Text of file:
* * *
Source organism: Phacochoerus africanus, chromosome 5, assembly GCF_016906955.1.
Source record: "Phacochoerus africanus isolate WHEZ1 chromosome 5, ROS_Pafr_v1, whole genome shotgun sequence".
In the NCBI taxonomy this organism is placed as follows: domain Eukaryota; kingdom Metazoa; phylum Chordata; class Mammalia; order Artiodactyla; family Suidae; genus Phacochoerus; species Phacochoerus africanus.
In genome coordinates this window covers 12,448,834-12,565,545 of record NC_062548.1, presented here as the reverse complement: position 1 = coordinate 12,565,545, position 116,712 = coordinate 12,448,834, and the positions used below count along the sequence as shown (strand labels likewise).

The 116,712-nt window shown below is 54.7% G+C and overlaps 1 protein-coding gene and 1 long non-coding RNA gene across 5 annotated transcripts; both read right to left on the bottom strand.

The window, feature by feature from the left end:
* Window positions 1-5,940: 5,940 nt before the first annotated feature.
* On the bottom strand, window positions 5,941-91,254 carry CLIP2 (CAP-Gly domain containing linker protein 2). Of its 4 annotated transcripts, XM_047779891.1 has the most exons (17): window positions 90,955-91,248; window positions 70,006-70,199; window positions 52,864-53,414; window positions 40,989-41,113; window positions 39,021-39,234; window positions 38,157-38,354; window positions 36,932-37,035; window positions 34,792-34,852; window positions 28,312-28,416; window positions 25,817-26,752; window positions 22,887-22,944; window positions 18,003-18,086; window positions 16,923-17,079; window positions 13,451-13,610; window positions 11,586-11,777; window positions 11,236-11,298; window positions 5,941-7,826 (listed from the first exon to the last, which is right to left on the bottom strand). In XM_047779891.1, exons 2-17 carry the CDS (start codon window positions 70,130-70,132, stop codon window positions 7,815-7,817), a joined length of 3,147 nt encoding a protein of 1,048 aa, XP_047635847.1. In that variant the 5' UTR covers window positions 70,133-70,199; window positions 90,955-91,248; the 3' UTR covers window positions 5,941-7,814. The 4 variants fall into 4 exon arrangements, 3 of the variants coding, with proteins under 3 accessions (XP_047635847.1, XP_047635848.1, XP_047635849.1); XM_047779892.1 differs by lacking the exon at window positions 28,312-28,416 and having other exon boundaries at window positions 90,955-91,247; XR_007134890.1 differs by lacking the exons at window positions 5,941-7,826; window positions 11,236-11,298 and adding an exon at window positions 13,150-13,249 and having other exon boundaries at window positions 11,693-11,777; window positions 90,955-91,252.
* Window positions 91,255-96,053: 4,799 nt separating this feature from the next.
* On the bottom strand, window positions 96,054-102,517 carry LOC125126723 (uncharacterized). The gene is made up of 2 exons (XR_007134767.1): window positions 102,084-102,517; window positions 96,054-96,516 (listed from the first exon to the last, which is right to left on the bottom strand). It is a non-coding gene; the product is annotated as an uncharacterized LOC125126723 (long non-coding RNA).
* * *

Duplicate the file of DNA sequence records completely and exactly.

Source organism: Phacochoerus africanus, chromosome 5, assembly GCF_016906955.1.
Source record: "Phacochoerus africanus isolate WHEZ1 chromosome 5, ROS_Pafr_v1, whole genome shotgun sequence".
In the NCBI taxonomy this organism is placed as follows: domain Eukaryota; kingdom Metazoa; phylum Chordata; class Mammalia; order Artiodactyla; family Suidae; genus Phacochoerus; species Phacochoerus africanus.
In genome coordinates this window covers 12,448,834-12,565,545 of record NC_062548.1, presented here as the reverse complement: position 1 = coordinate 12,565,545, position 116,712 = coordinate 12,448,834, and the positions used below count along the sequence as shown (strand labels likewise).

The 116,712-nt window shown below is 54.7% G+C and overlaps 1 protein-coding gene and 1 long non-coding RNA gene across 5 annotated transcripts; both read right to left on the bottom strand.

The window, feature by feature from the left end:
* Window positions 1-5,940: 5,940 nt before the first annotated feature.
* On the bottom strand, window positions 5,941-91,254 carry CLIP2 (CAP-Gly domain containing linker protein 2). Of its 4 annotated transcripts, XM_047779891.1 has the most exons (17): window positions 90,955-91,248; window positions 70,006-70,199; window positions 52,864-53,414; window positions 40,989-41,113; window positions 39,021-39,234; window positions 38,157-38,354; window positions 36,932-37,035; window positions 34,792-34,852; window positions 28,312-28,416; window positions 25,817-26,752; window positions 22,887-22,944; window positions 18,003-18,086; window positions 16,923-17,079; window positions 13,451-13,610; window positions 11,586-11,777; window positions 11,236-11,298; window positions 5,941-7,826 (listed from the first exon to the last, which is right to left on the bottom strand). In XM_047779891.1, exons 2-17 carry the CDS (start codon window positions 70,130-70,132, stop codon window positions 7,815-7,817), a joined length of 3,147 nt encoding a protein of 1,048 aa, XP_047635847.1. In that variant the 5' UTR covers window positions 70,133-70,199; window positions 90,955-91,248; the 3' UTR covers window positions 5,941-7,814. The 4 variants fall into 4 exon arrangements, 3 of the variants coding, with proteins under 3 accessions (XP_047635847.1, XP_047635848.1, XP_047635849.1); XM_047779892.1 differs by lacking the exon at window positions 28,312-28,416 and having other exon boundaries at window positions 90,955-91,247; XR_007134890.1 differs by lacking the exons at window positions 5,941-7,826; window positions 11,236-11,298 and adding an exon at window positions 13,150-13,249 and having other exon boundaries at window positions 11,693-11,777; window positions 90,955-91,252.
* Window positions 91,255-96,053: 4,799 nt separating this feature from the next.
* On the bottom strand, window positions 96,054-102,517 carry LOC125126723 (uncharacterized). The gene is made up of 2 exons (XR_007134767.1): window positions 102,084-102,517; window positions 96,054-96,516 (listed from the first exon to the last, which is right to left on the bottom strand). It is a non-coding gene; the product is annotated as an uncharacterized LOC125126723 (long non-coding RNA).